Sale of Malaysian sub­sidised goods is com­mon in neigh­bour­ing coun­tries de­spite ef­forts to tackle the prob­lem


MALAYSIAN-SUB­SIDISED con­trolled items are sold openly across the bor­ders, and one way for the au­thor­i­ties to fight this is by in­creas­ing en­force­ment. The Do­mes­tic Trade, Co­op­er­a­tives and Con­sumerism Min­istry plans to rope in the armed forces to check smug­gling along bor­ders. The armed forces chief is for the plan, but he wants guide­lines to be drawn up to en­sure smooth co­op­er­a­tion be­tween both agen­cies.

THE signs are telling and sta­tis­tics seem to sug­gest that smug­gling syn­di­cates be­hind leak­ages, which are cost­ing the coun­try bil­lions, have found ways to beat the sys­tem.

The piece­meal vol­ume of seizures from at­tempted smug­gling in re­cent months has prompted the Do­mes­tic Trade, Co­op­er­a­tive sand Con­sumerism Min­istry to rope in the armed forces to check if smug­glers have moved their op­er­a­tions into deep forests.

One ev­i­dence that the au­thor­i­ties had linked to the “suc­cess” of syn­di­cates smug­gling out goods, which Malaysian tax­pay­ers had been con­tribut­ing to their sub­si­dies, is their ro­bust sales across the bor­der.

The min­istry’s en­force­ment di­rec­tor Datuk Mohd Roslan Ma­hayudin told the New Straits Times that the sale of Malaysian sub­sidised goods in neigh­bour­ing coun­tries was a com­mon sight, de­spite ini­tia­tives and ef­forts to tackle the prob­lem.

The large gap be­tween the value of this year’s seizures of con­trolled items, cour­tesy of op­er­a­tions from its en­force­ment part­ners, and last year’s was an ob­vi­ous red­flag to the min­istry.

Up to June this year, the vol­ume of con­trolled items seized was val­ued not even at RM1 mil­lion, when it was more than RM20 mil­lion last year.

How­ever, Roslan said this might also be at­trib­uted to the low dif­fer­ence in fuel prices.

Roslan’s men had last year pre­vented al­most RM12 mil­lion worth of con­trolled items, in­clud­ing diesel, petrol, cook­ing oil, liq­ue­fied pe­tro­leum gas, sugar and flour, from end­ing up in the hands of smug­glers. The num­bers this year did not look promis­ing. As of June, they have only man­aged to stop about RM3 mil­lion of the goods from be­ing smug­gled out.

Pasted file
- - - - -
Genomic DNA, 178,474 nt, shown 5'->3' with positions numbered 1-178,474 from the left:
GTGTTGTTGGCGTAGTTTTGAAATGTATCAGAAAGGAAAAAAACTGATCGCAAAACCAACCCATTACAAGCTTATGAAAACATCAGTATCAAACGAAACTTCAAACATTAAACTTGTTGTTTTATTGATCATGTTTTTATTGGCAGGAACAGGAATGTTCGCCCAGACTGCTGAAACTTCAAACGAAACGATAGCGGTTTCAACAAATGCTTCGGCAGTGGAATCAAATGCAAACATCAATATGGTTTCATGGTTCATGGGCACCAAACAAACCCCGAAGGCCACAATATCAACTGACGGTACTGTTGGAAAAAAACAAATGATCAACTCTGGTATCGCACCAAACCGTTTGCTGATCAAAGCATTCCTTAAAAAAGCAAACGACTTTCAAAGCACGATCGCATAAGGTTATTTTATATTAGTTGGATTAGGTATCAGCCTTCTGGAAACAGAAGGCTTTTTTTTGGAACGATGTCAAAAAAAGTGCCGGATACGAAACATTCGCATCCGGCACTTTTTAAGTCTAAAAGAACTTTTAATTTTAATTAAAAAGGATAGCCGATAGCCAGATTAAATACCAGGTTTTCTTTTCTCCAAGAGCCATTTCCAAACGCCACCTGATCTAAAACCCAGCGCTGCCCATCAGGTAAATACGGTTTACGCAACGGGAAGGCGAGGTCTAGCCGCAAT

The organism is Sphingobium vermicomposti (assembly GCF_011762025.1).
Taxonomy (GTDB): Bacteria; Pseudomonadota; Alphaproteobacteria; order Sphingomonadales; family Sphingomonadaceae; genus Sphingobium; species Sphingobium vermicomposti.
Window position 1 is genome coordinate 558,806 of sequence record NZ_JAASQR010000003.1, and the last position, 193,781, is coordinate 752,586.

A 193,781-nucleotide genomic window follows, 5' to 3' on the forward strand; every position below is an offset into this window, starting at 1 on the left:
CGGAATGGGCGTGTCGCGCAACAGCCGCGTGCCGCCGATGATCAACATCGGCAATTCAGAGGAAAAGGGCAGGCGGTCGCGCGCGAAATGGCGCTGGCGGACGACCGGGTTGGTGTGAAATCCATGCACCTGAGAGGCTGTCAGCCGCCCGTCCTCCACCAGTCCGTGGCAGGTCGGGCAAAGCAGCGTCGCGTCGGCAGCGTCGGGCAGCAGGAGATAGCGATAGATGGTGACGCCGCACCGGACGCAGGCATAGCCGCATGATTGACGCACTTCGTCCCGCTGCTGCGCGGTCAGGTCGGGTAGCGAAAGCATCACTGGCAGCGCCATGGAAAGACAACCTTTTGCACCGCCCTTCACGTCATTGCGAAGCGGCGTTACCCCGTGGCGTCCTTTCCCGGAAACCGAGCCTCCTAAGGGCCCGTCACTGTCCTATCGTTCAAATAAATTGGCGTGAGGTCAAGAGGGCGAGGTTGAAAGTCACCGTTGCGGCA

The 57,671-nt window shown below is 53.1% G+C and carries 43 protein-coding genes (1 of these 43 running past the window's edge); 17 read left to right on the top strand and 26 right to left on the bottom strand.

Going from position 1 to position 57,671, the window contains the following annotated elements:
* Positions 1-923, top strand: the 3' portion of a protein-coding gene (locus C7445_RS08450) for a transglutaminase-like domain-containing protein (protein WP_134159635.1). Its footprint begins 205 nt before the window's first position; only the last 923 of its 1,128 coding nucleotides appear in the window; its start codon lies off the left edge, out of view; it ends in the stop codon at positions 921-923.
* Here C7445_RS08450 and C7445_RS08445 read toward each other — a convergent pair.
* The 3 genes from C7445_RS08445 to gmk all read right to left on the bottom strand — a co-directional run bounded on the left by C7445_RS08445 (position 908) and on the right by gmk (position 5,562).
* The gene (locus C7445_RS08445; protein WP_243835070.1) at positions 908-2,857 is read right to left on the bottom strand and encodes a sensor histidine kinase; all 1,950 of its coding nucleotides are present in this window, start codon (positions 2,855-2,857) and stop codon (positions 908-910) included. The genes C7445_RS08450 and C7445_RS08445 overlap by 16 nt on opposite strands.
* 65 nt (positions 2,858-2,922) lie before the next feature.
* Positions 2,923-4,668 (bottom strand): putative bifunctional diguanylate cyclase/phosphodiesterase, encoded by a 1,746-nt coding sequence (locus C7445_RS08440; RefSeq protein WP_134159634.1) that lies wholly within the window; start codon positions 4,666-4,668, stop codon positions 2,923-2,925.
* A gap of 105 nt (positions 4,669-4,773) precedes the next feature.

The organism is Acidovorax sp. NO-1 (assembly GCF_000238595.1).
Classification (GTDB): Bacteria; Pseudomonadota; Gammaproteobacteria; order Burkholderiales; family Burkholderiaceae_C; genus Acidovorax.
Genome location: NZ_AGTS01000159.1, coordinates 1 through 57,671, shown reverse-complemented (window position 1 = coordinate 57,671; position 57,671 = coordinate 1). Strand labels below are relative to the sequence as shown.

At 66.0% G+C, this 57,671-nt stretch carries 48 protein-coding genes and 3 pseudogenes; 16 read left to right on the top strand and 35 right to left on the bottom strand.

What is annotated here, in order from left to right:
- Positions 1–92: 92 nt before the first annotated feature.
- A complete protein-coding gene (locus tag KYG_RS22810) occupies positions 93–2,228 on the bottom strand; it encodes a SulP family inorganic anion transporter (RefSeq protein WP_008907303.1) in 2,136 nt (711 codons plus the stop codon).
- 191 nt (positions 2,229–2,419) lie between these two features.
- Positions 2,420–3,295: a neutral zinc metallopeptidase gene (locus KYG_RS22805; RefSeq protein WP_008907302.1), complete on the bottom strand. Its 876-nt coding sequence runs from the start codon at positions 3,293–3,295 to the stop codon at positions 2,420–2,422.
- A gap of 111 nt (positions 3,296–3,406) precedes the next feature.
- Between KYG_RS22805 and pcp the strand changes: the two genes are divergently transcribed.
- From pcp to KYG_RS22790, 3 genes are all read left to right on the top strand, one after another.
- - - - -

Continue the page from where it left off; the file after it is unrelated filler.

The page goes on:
Roslan said he was in talks with the mil­i­tary on a “joint-ven­ture” with sol­diers at the bor­ders.

Dis­cus­sions, he said, were also to brief their soon-to-be part­ners on, among oth­ers, items that must not be al­lowed to leave the coun­try.

“The armed forces con­curred that there had been many oc­ca­sions when their sol­diers came face-to-face with smug­glers along rat lanes at the MalaysianThai bor­der.

“How­ever, their fo­cus had been more on pre­vent­ing un­savoury el­e­ments from com­ing into the coun­try, in­clud­ing drugs and weapons.

“So, what we are do­ing now is to help them fa­mil­iarise with the list of sub­sidised con­trolled items and pro­vide them with in­for­ma­tion on what is to be done when they en­counter such cases,” he said, adding that fo­cus would be given to the north­ern bor­der and those in Ke­lan­tan, as well as the Sabah and Sarawak bor­ders.

“See­ing our sub­sidised con­trolled items be­ing sold openly across the Thai bor­der is so com­mon and the only way for us to com­bat this is by strength­en­ing en­force­ment.

“But, we can­not do this alone. We have been col­lab­o­rat­ing with the Eastern Sabah Se­cu­rity Com­mand, Malaysian Mar­itime En­force­ment Agency and a few oth­ers... but we need more help.”

Roslan has about 2,600 en­force­ment of­fi­cers de­ployed across the coun­try to tackle a host of con­sumerism is­sues, in­clud­ing pric­ing and smug­gling.

He said the min­istry was fo­cused on help­ing lower the peo­ple’s cost of liv­ing and that stop­ping mis­ap­pro­pri­a­tion of sub­sidised con­trolled items was im­por­tant.

“We are in­creas­ing our pres­ence on the ground and we have also en­gaged other en­force­ment agen­cies, such as the Peo­ple’s Vol­un­teer Corps and Civil De­fence Force, to help us con­duct checks at cer­tain lo­ca­tions, such as wet mar­kets.

“Un­der the Na­tional Blue Ocean Strat­egy, we are now ex­pand­ing our col­lab­o­ra­tion to in­clude the Malaysian Armed Forces, which has given us their com­mit­ment to as­sist in ef­forts to curb smug­gling of sub­sidised con­trolled items,” he said.

Mean­while, Armed Forces chief Gen­eral Tan Sri Raja Mo­hamed Af­fandi Raja Mo­hamed Noor told the NST that he had no prob­lems with his men as­sist­ing the min­istry if that meant help­ing the na­tion plug leak­ages at the bor­ders.

He, how­ever, asked that a com­pre­hen­sive guide­line be drawn up to en­sure smooth co­op­er­a­tion be­tween the agen­cies. This in­cluded a clear stan­dard op­er­at­ing pro­ce­dure.

“The mil­i­tary can as­sist the min­istry in pre­vent­ing sub­sidised con­trolled items from be­ing smug­gled out... in fact, we wel­come their en­forcers to join us in our op­er­a­tions.”


Sol­diers pa­trolling the Malaysian bor­der will be ad­vised on what to look for in as­sist­ing the Do­mes­tic Trade, Co­op­er­a­tives and Con­sumerism Min­istry curb the smug­gling of sub­sidised con­trolled items.

Datuk Mohd Roslan Ma­hayudin

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